Scripture Text: Luke 23:32-43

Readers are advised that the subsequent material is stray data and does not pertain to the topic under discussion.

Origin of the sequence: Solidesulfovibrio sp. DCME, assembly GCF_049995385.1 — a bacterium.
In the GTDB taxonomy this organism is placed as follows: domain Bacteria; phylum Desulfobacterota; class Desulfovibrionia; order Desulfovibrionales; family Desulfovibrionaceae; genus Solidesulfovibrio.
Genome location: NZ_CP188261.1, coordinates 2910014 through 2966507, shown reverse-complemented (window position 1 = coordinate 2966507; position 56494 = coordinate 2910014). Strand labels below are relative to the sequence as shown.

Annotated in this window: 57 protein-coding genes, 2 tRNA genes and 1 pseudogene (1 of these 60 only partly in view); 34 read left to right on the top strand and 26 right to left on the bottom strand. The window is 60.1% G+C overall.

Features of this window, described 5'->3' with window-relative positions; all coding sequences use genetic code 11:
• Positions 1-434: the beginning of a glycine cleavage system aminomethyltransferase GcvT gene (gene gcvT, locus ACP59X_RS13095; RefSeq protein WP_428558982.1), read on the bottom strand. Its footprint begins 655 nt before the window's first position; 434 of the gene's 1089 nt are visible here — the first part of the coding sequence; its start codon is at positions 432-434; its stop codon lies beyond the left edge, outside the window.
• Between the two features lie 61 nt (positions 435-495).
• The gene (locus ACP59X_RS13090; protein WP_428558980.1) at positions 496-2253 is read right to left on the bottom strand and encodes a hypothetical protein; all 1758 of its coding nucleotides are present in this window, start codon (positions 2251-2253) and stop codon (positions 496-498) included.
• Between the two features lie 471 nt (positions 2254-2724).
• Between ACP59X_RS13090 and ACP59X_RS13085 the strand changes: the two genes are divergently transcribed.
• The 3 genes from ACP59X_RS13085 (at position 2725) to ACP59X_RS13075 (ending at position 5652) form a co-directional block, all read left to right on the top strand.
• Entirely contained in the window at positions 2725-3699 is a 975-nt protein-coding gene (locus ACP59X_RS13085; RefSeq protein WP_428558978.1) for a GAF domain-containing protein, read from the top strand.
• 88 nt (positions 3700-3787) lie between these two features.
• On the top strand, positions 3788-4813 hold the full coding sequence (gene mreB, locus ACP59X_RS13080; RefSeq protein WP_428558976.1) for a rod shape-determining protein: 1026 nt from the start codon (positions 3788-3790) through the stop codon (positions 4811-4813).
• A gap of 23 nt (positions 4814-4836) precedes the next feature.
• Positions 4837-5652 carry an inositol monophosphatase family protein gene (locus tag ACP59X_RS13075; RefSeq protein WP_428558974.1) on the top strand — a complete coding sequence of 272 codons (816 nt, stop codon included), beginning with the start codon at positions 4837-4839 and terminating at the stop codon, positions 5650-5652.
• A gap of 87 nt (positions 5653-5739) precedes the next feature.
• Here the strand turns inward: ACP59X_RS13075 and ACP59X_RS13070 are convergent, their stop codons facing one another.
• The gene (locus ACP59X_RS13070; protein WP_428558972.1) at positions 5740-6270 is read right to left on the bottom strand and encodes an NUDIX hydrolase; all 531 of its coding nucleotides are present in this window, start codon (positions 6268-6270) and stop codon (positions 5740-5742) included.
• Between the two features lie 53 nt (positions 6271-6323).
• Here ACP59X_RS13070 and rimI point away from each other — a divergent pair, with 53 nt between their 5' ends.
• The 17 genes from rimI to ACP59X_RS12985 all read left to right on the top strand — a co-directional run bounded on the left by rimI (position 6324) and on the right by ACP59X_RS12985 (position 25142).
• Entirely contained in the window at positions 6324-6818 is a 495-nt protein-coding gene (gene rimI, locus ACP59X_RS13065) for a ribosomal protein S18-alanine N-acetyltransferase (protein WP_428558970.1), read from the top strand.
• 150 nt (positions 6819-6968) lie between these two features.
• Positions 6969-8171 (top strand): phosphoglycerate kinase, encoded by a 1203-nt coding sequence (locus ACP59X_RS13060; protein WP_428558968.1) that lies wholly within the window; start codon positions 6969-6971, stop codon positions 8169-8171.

Recently on Facebook there have been a number of videos about communities of people offering radical forgiveness towards those who hurt them. The most recent being the members of the New Zealand mosque who offered their forgiveness to the gunman who shot and killed 49 members. The husband of a woman who was killed said that he didn’t hate the shooter, but that he prays for him, and that he will know the salvation of his creator. Another video is of an American Muslim mother whose son was shot and killed by a 14 year old African-American boy during a robbery. The mother came to the courtroom to plead for the boy’s life, standing alongside his mother and family. She told the boy, “I do not hate you. It’s not our way…We are connected now. I will be here with your family to help you, because I do not want your life to end like my son’s life.” Another video I saw this past week involved two men – one a former White Supremacist and the other a Sikh who lost his father in a shooting at a Sikh Temple by a White Supremacist. The former supremacist – acknowledging his own complicity in these events – helped the Sikh man to understand why these racists act out so violently – because of their own internal hurt and suffering. As the Sikh man put it – “Hurt people hurt people.” Knowing that saying “I’m sorry” isn’t going to solve this issue, the two men formed a non-profit to help vulnerable young people to know that they are not alone – to help them heal so that their hurt doesn’t cause them to hurt others in the future. In doing so, the former white supremacist learned that forgiveness isn’t as simple as saying, “I’m sorry.” It takes greater effort and even a community of people.